Latest Indiana University School of Medicine Stories
Delirium, a common acute condition with significant short- and long-term effects on cognition and function, should be identified as an indicator of poor long-term prognosis, prompting immediate and effective management strategies.
Although use of hospice services is increasing dramatically, a study led by Regenstrief Institute investigator Kathleen T. Unroe, M.D., MHA, an assistant research professor of medicine at the Indiana University School of Medicine, has found that nonwhite Medicare patients with heart failure are 20 percent less likely to enroll in hospice than their white counterparts.
An Indiana University School of Medicine gastroenterologist led a team of distinguished physicians who developed the first guidelines for diagnosis and management of non-alcoholic fatty liver disease.
A new study shows that a practical clinical tool developed by researchers from the Regenstrief Institute and the Indiana University School of Medicine to measure severity of dementia symptoms is reliable and valid.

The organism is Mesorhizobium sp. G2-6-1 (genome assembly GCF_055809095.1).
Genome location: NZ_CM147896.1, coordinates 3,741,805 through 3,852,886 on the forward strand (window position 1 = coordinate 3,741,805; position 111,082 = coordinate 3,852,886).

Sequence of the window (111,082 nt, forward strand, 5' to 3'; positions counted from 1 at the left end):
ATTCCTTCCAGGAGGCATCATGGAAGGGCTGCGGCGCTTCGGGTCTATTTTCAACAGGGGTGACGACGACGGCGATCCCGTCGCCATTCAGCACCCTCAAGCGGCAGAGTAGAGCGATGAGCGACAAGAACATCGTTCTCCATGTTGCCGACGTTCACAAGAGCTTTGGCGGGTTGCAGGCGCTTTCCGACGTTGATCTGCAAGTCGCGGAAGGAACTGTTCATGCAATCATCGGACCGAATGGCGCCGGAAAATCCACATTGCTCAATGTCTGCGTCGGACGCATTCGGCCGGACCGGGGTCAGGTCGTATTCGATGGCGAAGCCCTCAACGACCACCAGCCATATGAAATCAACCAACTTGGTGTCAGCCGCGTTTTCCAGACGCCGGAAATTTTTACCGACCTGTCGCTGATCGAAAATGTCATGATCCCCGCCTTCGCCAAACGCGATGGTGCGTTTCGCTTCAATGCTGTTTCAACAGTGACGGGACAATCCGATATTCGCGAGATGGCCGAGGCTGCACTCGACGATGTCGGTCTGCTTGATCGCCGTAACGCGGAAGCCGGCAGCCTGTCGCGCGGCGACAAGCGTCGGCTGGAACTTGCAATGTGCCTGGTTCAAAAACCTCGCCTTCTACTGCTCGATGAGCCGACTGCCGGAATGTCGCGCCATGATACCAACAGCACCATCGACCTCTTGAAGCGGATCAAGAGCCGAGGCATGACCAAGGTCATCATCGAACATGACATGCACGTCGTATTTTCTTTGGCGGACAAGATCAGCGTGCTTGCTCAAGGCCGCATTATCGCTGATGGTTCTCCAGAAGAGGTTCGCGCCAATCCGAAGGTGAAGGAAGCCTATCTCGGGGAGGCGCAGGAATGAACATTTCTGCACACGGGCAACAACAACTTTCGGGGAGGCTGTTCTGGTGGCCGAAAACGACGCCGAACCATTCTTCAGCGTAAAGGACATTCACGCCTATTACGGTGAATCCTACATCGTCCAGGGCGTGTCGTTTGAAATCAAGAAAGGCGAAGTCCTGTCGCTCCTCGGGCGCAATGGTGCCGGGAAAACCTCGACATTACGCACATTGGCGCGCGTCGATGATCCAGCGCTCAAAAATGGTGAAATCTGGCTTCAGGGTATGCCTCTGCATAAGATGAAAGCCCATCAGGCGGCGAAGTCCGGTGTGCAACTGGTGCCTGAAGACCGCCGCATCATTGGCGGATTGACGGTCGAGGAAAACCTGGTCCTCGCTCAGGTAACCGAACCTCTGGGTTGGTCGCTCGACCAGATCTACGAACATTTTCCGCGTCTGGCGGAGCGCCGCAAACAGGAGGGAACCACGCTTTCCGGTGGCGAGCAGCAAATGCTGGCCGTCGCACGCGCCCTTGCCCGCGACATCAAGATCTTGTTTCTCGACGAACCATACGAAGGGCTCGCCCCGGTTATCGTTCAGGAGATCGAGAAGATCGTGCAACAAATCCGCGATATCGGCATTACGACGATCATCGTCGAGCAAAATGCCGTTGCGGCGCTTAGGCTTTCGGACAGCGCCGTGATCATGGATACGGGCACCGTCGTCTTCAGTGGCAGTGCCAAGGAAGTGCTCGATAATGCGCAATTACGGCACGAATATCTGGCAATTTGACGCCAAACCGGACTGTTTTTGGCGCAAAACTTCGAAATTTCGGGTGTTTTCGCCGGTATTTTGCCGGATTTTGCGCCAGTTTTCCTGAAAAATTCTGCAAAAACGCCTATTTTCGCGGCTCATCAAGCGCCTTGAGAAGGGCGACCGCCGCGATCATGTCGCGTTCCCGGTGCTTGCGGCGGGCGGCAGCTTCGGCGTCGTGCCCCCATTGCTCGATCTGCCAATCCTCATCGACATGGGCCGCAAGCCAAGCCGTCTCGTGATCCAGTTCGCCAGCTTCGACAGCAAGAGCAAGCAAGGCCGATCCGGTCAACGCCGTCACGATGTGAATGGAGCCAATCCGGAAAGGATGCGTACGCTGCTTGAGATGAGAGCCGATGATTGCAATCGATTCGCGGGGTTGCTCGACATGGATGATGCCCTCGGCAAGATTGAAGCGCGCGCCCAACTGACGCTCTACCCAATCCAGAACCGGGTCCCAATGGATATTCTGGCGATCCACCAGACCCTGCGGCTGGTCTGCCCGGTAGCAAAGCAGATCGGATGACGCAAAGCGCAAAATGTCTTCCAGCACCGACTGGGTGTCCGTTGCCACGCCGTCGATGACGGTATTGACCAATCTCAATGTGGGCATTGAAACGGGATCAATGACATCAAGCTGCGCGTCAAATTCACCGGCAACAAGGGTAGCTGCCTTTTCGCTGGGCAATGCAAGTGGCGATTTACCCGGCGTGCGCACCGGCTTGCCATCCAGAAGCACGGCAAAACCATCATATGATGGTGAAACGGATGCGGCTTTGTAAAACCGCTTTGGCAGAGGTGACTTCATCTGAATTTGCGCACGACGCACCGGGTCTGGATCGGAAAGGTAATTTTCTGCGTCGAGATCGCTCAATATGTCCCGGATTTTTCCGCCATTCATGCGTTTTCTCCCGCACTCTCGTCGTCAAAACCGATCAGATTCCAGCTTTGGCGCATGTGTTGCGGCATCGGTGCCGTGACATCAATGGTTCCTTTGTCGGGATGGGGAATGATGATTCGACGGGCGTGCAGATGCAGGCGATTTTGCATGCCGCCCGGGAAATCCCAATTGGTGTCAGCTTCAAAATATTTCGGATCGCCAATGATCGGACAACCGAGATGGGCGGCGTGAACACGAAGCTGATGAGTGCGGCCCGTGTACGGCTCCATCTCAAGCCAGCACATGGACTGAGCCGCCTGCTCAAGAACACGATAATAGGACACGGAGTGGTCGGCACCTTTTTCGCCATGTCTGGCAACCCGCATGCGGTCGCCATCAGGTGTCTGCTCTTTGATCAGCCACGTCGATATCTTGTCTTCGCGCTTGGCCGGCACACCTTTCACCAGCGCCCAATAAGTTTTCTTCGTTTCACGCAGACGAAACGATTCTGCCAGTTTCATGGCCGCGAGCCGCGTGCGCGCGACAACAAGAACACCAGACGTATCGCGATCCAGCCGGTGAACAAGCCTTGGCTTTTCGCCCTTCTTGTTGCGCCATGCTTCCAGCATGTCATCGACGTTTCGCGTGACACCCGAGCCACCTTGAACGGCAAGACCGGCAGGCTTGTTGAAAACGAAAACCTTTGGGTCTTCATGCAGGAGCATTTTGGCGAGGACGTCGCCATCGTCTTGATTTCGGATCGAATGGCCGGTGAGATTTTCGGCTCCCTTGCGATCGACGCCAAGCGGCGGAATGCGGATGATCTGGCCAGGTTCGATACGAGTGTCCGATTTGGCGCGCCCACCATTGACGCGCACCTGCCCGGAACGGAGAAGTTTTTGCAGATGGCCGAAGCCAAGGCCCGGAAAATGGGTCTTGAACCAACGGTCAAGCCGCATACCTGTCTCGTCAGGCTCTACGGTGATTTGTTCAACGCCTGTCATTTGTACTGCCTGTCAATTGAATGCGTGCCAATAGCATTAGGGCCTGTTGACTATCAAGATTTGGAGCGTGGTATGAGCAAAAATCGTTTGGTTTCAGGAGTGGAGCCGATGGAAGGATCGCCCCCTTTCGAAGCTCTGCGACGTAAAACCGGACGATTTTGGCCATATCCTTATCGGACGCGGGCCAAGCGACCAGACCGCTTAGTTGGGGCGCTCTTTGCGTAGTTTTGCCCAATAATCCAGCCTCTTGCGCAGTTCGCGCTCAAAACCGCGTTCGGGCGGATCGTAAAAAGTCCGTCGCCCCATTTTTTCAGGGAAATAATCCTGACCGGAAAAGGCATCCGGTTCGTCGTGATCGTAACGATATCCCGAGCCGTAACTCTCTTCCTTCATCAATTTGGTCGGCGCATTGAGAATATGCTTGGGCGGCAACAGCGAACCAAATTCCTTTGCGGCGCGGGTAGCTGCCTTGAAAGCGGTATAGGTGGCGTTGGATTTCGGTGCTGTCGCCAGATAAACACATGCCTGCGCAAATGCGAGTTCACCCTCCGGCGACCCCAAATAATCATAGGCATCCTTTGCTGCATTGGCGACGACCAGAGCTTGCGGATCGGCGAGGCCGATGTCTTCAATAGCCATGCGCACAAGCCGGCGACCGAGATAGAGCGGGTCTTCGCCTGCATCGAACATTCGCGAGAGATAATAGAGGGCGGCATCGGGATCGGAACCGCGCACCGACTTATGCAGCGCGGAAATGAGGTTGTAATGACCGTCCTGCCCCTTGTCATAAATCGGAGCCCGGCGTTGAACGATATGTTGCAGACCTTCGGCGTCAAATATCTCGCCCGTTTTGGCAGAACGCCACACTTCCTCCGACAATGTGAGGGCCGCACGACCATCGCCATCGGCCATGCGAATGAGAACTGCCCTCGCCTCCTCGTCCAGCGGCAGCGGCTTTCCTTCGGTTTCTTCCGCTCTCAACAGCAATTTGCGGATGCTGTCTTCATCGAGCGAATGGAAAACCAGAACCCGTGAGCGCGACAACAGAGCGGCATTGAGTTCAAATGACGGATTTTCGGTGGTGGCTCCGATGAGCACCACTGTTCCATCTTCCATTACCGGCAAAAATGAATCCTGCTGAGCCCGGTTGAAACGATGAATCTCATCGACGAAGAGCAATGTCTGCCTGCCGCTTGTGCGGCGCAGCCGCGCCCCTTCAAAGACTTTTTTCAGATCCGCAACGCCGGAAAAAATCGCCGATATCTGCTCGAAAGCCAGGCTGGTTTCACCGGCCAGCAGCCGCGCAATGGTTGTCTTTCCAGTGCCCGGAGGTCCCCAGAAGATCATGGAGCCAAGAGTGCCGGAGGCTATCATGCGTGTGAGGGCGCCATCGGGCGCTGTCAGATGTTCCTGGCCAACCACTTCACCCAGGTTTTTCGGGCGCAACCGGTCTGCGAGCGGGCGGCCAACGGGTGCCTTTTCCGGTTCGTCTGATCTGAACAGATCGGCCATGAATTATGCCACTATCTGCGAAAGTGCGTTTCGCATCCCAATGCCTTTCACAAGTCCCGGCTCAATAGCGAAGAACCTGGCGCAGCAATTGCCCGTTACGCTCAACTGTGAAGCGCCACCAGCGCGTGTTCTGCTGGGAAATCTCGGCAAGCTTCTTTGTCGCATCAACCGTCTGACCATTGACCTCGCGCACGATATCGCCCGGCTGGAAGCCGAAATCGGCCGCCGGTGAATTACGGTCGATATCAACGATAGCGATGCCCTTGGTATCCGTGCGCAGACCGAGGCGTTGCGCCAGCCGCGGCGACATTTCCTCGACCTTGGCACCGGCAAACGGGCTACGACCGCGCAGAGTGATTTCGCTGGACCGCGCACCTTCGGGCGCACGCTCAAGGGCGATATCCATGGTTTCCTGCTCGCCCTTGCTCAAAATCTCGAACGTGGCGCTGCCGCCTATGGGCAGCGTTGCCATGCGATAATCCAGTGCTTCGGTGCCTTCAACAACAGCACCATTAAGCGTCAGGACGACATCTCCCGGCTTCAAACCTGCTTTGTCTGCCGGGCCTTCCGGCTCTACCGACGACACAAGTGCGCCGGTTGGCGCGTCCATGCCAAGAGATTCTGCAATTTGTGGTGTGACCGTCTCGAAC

Current colorectal cancer screening guidelines for individuals with first-degree relatives with precancerous colon polyps are based on studies that were not properly designed or were too limited to shape those guidelines.
A drug prescribed for Alzheimer's disease does not ease clinically significant agitation in patients, according to a new study conducted by researchers from the U.K., U.S. and Norway.
An Indiana University School of Medicine study has determined that a patient's socioeconomic status has more influence than race on physician diagnosis of whether a child's injury was accidental or caused by abuse.
Physicians can use medical records to track the quality of cancer care and determine whether their patients are receiving the right treatments at the right time.
Sustained changes in the region of the brain associated with cognitive function and emotional control were found in young adult men after one week of playing violent video games.
The scoring system government agencies use to rate nursing home quality does not provide an adequate evaluation because they do not take into account the degree of cognitive impairment of their patient populations and whether facilities include a specialized dementia unit according to a new study.
- To play, gamble.
- To impose upon; delude; trick; humbug; also, to joke; chaff.
- A deceitful game or trick; trickery; humbug; nonsense.